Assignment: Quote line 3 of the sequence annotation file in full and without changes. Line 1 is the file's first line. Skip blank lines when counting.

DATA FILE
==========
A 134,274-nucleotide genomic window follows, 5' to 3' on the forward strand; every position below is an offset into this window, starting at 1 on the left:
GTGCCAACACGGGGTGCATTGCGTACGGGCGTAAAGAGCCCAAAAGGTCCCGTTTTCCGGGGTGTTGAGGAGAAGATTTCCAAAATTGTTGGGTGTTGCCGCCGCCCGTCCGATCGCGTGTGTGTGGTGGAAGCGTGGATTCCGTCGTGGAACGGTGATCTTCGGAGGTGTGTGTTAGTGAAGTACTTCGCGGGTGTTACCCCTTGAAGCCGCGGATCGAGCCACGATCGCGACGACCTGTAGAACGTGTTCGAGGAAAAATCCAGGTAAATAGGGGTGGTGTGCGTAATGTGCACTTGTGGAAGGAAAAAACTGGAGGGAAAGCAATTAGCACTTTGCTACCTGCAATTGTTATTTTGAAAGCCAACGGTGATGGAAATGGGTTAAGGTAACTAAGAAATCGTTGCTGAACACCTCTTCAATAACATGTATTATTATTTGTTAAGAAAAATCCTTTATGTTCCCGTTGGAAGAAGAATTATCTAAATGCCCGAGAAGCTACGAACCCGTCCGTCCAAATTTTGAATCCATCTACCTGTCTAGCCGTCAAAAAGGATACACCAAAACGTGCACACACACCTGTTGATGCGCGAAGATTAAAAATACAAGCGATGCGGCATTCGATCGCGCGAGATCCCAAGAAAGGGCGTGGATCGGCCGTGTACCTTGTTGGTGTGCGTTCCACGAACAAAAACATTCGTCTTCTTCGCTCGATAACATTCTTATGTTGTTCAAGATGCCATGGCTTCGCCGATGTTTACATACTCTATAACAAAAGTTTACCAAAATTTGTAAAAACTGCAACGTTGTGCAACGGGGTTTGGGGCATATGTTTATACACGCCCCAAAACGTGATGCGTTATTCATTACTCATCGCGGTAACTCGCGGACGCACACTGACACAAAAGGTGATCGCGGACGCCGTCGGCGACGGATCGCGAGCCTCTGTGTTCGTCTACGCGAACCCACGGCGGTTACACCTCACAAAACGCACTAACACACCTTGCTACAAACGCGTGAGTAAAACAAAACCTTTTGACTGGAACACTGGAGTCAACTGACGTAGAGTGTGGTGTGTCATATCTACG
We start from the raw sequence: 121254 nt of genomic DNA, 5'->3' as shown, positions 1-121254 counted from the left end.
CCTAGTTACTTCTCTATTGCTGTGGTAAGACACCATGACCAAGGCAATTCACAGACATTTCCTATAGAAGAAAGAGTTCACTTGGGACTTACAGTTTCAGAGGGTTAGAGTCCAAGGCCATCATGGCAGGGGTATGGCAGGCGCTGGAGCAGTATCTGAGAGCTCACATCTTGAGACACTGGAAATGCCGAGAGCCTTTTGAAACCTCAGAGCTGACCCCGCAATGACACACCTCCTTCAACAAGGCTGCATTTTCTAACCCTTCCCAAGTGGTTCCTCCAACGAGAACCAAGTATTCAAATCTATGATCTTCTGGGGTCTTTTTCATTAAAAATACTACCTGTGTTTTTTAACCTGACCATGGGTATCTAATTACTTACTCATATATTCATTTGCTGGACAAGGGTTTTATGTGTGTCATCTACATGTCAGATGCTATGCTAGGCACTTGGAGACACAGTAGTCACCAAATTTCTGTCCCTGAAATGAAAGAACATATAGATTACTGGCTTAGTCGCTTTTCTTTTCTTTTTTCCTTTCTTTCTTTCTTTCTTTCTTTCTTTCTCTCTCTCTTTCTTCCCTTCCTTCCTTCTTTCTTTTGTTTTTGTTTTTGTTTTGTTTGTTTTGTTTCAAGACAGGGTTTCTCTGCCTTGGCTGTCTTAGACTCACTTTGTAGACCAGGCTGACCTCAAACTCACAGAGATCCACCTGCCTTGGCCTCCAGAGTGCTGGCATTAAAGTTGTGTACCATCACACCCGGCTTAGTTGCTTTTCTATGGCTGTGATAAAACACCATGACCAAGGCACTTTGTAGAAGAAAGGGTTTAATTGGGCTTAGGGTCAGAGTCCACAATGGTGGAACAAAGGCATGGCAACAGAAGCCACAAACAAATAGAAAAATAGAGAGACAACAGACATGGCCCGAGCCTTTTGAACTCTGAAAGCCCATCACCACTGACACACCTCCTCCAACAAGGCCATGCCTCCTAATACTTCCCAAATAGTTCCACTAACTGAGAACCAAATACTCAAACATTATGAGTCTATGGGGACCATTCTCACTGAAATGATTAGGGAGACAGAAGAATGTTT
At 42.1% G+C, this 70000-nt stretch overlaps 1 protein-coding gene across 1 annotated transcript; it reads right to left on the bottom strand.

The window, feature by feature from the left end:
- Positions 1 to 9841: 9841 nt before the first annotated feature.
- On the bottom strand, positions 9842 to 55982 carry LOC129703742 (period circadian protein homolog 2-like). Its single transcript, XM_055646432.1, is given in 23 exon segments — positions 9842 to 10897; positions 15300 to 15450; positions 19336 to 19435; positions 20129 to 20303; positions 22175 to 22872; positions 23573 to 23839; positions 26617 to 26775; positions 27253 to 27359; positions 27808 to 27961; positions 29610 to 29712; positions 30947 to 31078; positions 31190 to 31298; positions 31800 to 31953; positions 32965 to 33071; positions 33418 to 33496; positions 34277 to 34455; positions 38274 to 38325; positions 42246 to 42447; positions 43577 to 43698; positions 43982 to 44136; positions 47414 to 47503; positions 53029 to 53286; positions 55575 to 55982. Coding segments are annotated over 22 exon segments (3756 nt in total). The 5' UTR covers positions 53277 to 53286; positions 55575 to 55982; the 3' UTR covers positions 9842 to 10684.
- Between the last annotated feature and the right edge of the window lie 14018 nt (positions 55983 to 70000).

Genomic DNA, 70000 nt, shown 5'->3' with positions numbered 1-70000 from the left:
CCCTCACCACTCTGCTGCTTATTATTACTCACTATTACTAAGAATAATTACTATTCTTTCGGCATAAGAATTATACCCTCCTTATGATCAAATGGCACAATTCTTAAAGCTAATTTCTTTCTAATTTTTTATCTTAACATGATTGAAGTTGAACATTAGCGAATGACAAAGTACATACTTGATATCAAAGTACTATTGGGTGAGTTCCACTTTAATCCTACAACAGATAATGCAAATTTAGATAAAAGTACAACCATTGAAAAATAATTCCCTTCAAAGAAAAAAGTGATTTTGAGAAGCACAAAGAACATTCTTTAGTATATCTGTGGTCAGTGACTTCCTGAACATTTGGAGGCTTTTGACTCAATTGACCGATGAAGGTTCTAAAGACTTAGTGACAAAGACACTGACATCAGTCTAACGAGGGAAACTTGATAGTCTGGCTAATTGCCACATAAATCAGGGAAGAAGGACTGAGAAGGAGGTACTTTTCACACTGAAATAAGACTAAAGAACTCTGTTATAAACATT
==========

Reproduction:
We start from the raw sequence: 121254 nt of genomic DNA, 5'->3' as shown, positions 1-121254 counted from the left end.